Robinson Cano began his New York Mets career with a home run on Opening Day. Ever since, he has gone cold.
The reactions were mixed when the New York Mets acquired eight-time All-Star second baseman Robinson Cano from the Seattle Mariners this past offseason. Cano, 36, was coming off a shortened season due to a PED-suspension. The Mets made this move as a part General Manager Brodie Van Wagnen’s win-now approach, as well as acquiring All-Star closer Edwin Diaz in the deal.
The Mets knew they were acquiring a talented player. Cano has been a top second baseman in the majors since he debuted in 2005 for the New York Yankees. The main concern was how much of his talent is left as he heads into his 15thseason. As well as being a consistent All-Star for over a decade, The Dominican-native is a former World Series champion, a five-time Silver Slugger and a career .304 hitter.
His best attributes are his ability to hit for a high average and his durability. Cano has hit over .300 in nine different seasons, despite never winning a batting title. His durability has been proven by playing 150 games or more in 11 different seasons. The Mets were hoping to benefit from his ability to stay healthy since injuries have always been an issue for the Amazins. Many expected him to be the National League starting second baseman this year. But right now, that does not seem to be the case.
More from Rising Apple
- NY Mets News: Marcus Stroman sees “potential fit” with the Angels
- NY Mets were too “seek” and not enough “destroy” last winter
- NY Mets: 1 trade target to consider from each 100-loss team
- NY Mets: Top 12 free agents the team should look to sign this winter
- NY Mets: Jeff Wilpon’s legacy continues to plague the Amazins
Through a small sample size, Cano has been rather disappointing for the Mets. Through 13 games, his slash line is .182/.237/.327, by far the worst in his career. He is on pace to strike out 162 times this year, which would be the most strikeouts in a single-season in his career. He has been whiffing at an alarming rate. The Mets really hope Cano can curtail his strikeouts as the season progresses. Hitting Coach Chili Davis’ hitting mentality of going the opposite way will help Cano limit the Ks.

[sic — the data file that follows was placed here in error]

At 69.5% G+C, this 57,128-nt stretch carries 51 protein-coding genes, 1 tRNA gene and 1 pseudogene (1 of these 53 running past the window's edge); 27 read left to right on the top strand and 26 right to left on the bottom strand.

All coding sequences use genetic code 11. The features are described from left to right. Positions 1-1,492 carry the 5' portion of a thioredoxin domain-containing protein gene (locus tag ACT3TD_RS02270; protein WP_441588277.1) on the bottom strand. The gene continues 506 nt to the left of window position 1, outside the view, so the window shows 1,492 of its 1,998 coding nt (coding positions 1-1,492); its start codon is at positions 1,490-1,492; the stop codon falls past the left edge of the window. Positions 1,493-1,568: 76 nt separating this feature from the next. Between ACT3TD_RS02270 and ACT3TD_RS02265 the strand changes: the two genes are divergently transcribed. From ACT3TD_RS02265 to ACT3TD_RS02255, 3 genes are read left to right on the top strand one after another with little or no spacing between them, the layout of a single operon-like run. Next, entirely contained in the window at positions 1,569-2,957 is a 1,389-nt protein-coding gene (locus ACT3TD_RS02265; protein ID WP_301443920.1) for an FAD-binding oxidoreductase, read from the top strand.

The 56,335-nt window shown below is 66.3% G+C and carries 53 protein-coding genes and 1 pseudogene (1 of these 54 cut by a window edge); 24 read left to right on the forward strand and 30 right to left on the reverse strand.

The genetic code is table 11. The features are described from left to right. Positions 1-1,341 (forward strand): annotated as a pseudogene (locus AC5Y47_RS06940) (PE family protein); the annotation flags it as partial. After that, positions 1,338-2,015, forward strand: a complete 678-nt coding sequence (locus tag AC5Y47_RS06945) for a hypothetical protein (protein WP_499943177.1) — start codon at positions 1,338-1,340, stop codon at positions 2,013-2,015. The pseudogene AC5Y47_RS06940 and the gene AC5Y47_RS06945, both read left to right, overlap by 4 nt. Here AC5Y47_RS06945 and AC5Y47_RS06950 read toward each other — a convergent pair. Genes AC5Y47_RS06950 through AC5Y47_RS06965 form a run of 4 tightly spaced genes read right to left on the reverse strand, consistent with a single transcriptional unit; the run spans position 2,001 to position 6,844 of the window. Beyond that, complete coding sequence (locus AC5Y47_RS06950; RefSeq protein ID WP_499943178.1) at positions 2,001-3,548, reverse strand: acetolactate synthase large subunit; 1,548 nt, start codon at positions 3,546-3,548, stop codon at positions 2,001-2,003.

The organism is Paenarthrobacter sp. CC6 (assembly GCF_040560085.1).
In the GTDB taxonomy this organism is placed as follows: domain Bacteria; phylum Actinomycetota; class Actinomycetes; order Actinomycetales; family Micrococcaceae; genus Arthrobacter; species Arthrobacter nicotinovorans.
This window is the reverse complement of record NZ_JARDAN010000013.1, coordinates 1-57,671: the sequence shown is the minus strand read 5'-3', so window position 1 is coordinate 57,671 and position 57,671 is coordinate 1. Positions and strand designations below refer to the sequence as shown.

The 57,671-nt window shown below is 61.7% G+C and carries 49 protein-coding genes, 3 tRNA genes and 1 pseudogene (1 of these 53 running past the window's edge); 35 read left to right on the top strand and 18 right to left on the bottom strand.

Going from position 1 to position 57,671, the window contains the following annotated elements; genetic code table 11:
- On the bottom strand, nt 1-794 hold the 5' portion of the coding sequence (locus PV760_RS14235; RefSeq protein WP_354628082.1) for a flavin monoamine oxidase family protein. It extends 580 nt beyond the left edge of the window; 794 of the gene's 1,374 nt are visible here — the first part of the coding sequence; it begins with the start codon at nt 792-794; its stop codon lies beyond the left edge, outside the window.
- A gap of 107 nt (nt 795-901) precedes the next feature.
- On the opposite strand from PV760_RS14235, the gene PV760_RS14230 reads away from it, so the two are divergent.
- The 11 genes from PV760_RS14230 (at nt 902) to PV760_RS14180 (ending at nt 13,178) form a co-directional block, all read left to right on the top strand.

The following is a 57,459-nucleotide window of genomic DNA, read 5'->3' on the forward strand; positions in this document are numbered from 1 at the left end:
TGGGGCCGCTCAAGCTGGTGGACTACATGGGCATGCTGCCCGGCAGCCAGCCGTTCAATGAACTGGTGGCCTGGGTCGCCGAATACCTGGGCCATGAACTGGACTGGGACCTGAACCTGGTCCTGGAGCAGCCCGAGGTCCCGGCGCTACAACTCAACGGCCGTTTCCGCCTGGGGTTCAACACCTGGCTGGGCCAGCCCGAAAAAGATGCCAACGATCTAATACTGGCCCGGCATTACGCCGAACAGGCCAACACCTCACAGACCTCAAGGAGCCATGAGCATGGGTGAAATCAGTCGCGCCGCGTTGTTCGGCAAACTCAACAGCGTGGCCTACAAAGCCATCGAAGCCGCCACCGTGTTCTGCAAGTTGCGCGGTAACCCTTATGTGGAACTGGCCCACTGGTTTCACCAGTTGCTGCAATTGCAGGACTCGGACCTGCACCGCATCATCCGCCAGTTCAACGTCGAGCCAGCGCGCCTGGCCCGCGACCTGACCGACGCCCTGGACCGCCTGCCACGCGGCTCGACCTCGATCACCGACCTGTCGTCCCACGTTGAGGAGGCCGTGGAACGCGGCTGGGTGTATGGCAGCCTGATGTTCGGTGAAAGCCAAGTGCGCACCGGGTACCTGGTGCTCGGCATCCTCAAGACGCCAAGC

Even though there are obvious struggles offensively, he is slugging well. Even though the Mets do not want Cano to be just a pure slugger, but they would rather him contribute power than nothing at all. Through 13 games, he has two home runs and six RBI, which would make him one pace for 25 home runs and 75 RBI. The Mets would love to see that production from the second baseman. As he raises his average, his power will continue to develop more this season. This is just a slow start for Cano.
Defensively, Cano has a -0.1 DWAR and two errors through 13 games. New York really hopes Cano can hone his former Gold Glove skills this season and be a reliable defender. Being 36, there are worries about how mobile Cano will be.
Cano has yet to exceed any expectations that anybody had for him this year. Even though he has started off struggling, he will improve as the season goes on. There are always tough stretches for batters during the season. Unfortunately, Cano started off on one of those stretches.
The key silver lining is that the Mets are playing well. Despite Cano’s early struggles, the team is still winning plenty.
Want your voice heard? Join the Rising Apple team!
Time will help Cano. A slow start just derails a player for a period of time, not the whole season. They play 162 games for a reason. The veteran second baseman will soon return to his All-Star caliber.